Wednesday, December 29, 2010

Fires in the Mind: What Kids Can Tell Us About Motivation and Mastery by Kathleen Cushman and the students of What Kids Can Do

Cushman, K, & students, . (2010). Fires in the mind: what kids can tell us about motivation and mastery. San Francisco, CA: Jossey-Bass.


Kathleen Cushman is well regarded for her work with student voice. This book is the result of a project she undertook with 160 high school students from diverse schools across the country. The question they explored together was: What does it take to get really good at something? Cushman's premise was that if students could identify what strategies made people successful in everyday endeavors, those same strategies could be employed by students and teachers in designing successful classroom experiences. Throughout the book, Cushman uses extensive quotes from the students she worked with to let their words illustrate their thoughts and discoveries about “getting really good” at things. The book mirrors the progression of the project itself: identifying what makes people successful outside of school, examining those strategies more closely, then applying them to the classroom setting. Cushman provides easy to understand summaries of key discoveries she and the students made together as well as examples to illustrate what teachers (and students) can do to make their classrooms more successful. The book touches on issues of motivation, the purpose and forms of practice (including homework), and means of assessing student progress. Throughout, Cushman and her students refine the role of practice: What makes it meaningful? What makes students motivated to practice well? What kinds of practice can students choose or be asked to undertake? How can teachers create opportunities for practice that deliver the best learning and success for their students? Fires in the Mind is accessible to read and includes templates for teachers to use in their own exploration of what it takes to get really good at something. The heavy inclusion of student quotes and examples validates Cushman's message about the importance and power of student voice and ensures that the ideas are authentic to real students, rather than just research notes or theory from an adult educator.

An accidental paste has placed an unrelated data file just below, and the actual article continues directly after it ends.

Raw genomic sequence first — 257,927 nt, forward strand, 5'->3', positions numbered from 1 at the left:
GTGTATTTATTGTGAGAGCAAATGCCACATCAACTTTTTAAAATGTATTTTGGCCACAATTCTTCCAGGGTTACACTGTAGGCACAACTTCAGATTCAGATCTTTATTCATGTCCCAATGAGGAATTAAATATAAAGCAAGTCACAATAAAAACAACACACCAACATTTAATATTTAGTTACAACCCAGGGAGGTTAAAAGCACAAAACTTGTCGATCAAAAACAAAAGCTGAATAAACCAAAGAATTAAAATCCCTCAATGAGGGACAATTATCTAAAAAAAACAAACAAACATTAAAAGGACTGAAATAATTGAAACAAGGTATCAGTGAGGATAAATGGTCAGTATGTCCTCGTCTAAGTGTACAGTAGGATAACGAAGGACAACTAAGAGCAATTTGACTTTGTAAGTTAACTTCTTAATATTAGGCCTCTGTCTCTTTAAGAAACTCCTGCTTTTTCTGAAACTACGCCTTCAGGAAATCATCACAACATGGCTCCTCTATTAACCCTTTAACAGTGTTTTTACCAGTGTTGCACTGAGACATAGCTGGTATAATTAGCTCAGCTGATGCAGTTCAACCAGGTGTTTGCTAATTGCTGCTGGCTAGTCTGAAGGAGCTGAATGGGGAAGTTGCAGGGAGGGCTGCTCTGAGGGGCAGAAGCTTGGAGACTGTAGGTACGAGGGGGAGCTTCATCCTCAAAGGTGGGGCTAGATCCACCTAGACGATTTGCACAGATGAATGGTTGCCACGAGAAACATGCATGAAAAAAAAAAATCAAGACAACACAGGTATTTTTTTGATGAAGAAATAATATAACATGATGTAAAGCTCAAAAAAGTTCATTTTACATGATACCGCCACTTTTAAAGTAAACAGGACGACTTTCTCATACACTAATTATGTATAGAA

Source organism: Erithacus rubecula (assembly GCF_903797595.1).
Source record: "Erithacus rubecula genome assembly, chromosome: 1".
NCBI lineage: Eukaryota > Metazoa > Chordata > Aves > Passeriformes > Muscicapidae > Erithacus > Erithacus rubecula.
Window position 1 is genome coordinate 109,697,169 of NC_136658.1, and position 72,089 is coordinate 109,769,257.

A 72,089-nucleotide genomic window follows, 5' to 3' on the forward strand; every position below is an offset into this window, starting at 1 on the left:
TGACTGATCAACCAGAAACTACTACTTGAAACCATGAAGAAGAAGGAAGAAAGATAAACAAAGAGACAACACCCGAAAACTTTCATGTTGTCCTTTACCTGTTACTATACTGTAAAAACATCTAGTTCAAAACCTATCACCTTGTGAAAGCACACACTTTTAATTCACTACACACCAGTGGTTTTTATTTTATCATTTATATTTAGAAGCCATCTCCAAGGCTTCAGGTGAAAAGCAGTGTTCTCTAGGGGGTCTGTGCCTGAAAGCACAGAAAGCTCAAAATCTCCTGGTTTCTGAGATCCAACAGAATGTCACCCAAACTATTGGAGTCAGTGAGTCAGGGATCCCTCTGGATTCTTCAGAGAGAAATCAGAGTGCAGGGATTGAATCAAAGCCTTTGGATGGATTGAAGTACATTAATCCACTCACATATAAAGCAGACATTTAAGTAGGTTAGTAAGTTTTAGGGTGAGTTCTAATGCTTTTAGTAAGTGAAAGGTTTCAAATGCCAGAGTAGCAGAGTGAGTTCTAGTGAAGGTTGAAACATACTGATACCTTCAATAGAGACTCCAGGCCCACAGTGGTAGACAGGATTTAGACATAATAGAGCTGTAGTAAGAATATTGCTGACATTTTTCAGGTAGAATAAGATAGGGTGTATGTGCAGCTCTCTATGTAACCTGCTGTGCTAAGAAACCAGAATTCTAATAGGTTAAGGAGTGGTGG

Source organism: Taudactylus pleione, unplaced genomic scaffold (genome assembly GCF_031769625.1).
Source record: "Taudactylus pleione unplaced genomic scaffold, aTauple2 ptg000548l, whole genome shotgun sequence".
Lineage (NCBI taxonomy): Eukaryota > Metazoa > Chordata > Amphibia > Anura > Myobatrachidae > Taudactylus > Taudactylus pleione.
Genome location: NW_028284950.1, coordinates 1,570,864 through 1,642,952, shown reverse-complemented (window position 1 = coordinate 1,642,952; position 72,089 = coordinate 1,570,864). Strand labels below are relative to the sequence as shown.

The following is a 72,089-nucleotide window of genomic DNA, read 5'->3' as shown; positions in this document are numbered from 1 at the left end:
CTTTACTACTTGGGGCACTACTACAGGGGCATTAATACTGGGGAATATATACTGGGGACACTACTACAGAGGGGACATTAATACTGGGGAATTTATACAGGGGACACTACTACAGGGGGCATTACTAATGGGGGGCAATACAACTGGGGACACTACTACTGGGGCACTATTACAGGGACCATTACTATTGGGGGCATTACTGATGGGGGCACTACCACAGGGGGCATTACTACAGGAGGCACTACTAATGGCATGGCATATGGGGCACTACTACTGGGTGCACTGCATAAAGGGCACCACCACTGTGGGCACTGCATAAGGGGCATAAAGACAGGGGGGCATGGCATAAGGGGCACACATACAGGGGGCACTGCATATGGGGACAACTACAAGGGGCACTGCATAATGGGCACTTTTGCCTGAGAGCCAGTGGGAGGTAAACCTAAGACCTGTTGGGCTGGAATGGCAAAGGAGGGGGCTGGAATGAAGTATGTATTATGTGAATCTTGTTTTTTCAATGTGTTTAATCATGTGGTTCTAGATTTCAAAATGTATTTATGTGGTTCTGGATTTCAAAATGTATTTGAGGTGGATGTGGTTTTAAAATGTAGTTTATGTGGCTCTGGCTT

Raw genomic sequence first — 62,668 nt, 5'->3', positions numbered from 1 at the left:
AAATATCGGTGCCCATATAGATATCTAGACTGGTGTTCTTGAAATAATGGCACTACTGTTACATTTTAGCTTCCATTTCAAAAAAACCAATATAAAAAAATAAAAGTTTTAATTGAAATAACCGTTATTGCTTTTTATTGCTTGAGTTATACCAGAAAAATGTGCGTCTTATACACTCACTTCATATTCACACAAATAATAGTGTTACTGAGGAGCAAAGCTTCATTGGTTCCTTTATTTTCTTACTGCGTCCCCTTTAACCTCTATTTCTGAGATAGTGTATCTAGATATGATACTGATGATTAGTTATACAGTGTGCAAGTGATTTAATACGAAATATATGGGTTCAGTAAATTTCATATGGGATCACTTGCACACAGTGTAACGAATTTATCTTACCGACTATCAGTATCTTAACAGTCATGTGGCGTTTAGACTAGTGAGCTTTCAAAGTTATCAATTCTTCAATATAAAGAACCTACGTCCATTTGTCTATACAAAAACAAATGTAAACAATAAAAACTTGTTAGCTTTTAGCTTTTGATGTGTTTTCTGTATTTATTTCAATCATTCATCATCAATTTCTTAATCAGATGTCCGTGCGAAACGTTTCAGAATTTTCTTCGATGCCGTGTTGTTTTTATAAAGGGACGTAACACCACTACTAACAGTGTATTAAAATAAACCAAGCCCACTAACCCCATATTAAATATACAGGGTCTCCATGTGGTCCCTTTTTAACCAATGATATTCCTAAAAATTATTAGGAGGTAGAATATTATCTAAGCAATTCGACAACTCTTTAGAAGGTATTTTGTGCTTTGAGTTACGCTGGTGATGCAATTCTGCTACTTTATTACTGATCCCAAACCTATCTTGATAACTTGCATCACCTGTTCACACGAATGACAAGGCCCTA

“Public honor for hard work … provides a powerful form of encouragement—and it need not come as the climax of their labors. At every point along their paths, the praise of others for hard-earned progress made these adolescent learners feel not just pride but the desire to go even further” (44).

in regards to learning “standardized” material:
“How could a teacher draw students into the topic at the start, sparking their willingness to engage with it? What kind of practice should kids carry out so they would recall important material long after passing the test? What more engaging form of assessment could also ensure they had really mastered the facts and could put them to use?” (111).

“Practicing Towards Mastery” worksheet that asks students and teachers to consider the following prompts in planning a lesson/unit:
  • “You want us to know...
  • You draw us in by...
  • You help us set reachable goals by...
  • You ask us to practice the knowledge and skills by...
  • You check our mastery of important knowledge and skills by...
  • You chart our small successes by...” (114).

“Our Goals for Practice in Class” worksheet that lists sub-questions for each of these main points for a teacher to consider when planning a learning activity:
  • “Do we see the meaning and value in the material you introduce?
  • Do we know what excellent work with this material looks like?
  • Do we know what to practice so we can put our learning to use?
  • Do you know what we understand and don't understand?
  • Do you coach us in what we don't yet understand?
  • Do you ask us to assess our progress and that of our peers?” (115-116)

“...applause for a public presentation was not enough. It seemed mere blanket praise, without distinction among the different elements of a project. After all they had put into their projects, they hoped for a mix of coaching and critique, appreciation and evaluation” (143).

From a student named Tyler: “Like, how can we take what we're learning about class in DNA and apply it? If you're doing something that's tied into the real world, you learn a lot from the experience. It's going to involve a lot more than science, or a lot more than just math. It's not an assignment—it's like you have ownership over the project” (137).

Tomlinson, C. A. (2004). How to differentiate instruction in mixed ability classrooms.. Alexandria, VA: ASCD.

Wiggins, G.P, & McTighe, J. (2005). Understanding by design. Alexandria, VA: ASCD.

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